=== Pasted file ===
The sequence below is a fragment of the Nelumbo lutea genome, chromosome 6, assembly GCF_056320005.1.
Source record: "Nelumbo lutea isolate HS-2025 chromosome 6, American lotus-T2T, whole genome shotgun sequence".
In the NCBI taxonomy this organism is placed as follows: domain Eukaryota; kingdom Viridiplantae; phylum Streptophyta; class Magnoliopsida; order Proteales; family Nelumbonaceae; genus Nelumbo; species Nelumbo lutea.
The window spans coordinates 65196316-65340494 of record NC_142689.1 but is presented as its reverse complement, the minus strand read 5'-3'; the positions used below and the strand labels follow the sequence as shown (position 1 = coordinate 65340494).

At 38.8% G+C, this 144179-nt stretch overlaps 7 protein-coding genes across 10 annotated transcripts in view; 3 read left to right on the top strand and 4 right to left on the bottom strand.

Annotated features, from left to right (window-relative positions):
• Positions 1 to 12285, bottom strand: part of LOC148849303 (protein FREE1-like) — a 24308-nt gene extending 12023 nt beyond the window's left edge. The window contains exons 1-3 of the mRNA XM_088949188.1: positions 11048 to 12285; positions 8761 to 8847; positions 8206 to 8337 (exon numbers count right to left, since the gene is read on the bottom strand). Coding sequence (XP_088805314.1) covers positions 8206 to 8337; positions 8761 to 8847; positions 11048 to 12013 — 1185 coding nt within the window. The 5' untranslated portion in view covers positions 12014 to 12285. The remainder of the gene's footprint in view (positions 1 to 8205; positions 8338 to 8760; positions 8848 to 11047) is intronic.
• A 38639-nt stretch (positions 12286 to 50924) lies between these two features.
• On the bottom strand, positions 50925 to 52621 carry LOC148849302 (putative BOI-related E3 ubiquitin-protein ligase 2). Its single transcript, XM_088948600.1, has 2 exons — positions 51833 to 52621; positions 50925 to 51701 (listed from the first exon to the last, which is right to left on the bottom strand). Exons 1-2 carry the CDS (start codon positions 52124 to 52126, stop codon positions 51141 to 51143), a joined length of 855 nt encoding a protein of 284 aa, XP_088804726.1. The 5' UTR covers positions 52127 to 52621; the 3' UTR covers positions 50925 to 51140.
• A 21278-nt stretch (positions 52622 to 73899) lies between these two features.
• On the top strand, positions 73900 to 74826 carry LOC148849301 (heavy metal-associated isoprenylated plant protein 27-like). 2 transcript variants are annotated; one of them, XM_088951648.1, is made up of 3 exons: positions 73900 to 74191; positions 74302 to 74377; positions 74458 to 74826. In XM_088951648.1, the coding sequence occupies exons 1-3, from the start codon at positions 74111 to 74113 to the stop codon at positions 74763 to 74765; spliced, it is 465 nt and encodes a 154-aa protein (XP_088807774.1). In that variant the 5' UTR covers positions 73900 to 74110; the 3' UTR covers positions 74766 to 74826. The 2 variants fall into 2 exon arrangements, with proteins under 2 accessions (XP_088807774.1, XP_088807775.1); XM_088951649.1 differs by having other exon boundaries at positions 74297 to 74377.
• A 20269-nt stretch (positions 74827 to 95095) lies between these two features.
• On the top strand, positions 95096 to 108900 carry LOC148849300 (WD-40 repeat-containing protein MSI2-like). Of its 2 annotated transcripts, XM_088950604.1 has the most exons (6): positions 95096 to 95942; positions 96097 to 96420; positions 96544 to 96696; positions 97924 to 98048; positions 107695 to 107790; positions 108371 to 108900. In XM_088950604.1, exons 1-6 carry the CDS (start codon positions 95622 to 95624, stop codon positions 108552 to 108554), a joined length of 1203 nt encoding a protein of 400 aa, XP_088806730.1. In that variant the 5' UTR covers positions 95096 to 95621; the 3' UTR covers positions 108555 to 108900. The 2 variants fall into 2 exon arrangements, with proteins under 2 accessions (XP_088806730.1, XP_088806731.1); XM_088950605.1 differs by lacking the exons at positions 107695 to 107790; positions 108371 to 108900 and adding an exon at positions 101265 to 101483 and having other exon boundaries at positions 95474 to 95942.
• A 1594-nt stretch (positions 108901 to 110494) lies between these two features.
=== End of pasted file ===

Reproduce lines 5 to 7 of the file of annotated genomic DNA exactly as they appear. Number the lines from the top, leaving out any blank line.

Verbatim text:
At 38.8% G+C, this 144179-nt stretch overlaps 7 protein-coding genes across 10 annotated transcripts in view; 3 read left to right on the top strand and 4 right to left on the bottom strand.

Annotated features, from left to right (window-relative positions):
• Positions 1 to 12285, bottom strand: part of LOC148849303 (protein FREE1-like) — a 24308-nt gene extending 12023 nt beyond the window's left edge. The window contains exons 1-3 of the mRNA XM_088949188.1: positions 11048 to 12285; positions 8761 to 8847; positions 8206 to 8337 (exon numbers count right to left, since the gene is read on the bottom strand). Coding sequence (XP_088805314.1) covers positions 8206 to 8337; positions 8761 to 8847; positions 11048 to 12013 — 1185 coding nt within the window. The 5' untranslated portion in view covers positions 12014 to 12285. The remainder of the gene's footprint in view (positions 1 to 8205; positions 8338 to 8760; positions 8848 to 11047) is intronic.